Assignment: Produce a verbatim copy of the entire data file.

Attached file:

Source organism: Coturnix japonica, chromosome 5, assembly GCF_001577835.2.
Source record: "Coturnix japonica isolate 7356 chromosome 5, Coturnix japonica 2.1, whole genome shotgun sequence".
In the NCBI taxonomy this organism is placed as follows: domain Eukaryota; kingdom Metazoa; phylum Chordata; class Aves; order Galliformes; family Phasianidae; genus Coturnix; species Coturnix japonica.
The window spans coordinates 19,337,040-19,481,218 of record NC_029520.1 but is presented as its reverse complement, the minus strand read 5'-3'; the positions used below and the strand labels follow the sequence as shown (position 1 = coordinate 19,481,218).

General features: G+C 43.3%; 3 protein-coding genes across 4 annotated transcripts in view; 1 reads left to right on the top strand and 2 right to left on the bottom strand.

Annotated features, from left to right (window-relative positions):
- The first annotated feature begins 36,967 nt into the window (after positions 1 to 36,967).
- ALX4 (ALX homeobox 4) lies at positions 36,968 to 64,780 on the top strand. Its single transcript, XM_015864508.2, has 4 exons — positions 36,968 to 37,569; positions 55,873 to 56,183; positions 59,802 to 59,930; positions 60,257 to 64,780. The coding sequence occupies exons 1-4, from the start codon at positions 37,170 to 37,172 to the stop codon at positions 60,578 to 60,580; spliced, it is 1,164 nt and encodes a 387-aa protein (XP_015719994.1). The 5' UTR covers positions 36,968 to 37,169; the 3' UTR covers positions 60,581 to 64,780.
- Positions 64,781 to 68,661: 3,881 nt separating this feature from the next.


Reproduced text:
Source organism: Coturnix japonica, chromosome 5, assembly GCF_001577835.2.
Source record: "Coturnix japonica isolate 7356 chromosome 5, Coturnix japonica 2.1, whole genome shotgun sequence".
In the NCBI taxonomy this organism is placed as follows: domain Eukaryota; kingdom Metazoa; phylum Chordata; class Aves; order Galliformes; family Phasianidae; genus Coturnix; species Coturnix japonica.
The window spans coordinates 19,337,040-19,481,218 of record NC_029520.1 but is presented as its reverse complement, the minus strand read 5'-3'; the positions used below and the strand labels follow the sequence as shown (position 1 = coordinate 19,481,218).

General features: G+C 43.3%; 3 protein-coding genes across 4 annotated transcripts in view; 1 reads left to right on the top strand and 2 right to left on the bottom strand.

Annotated features, from left to right (window-relative positions):
- The first annotated feature begins 36,967 nt into the window (after positions 1 to 36,967).
- ALX4 (ALX homeobox 4) lies at positions 36,968 to 64,780 on the top strand. Its single transcript, XM_015864508.2, has 4 exons — positions 36,968 to 37,569; positions 55,873 to 56,183; positions 59,802 to 59,930; positions 60,257 to 64,780. The coding sequence occupies exons 1-4, from the start codon at positions 37,170 to 37,172 to the stop codon at positions 60,578 to 60,580; spliced, it is 1,164 nt and encodes a 387-aa protein (XP_015719994.1). The 5' UTR covers positions 36,968 to 37,169; the 3' UTR covers positions 60,581 to 64,780.
- Positions 64,781 to 68,661: 3,881 nt separating this feature from the next.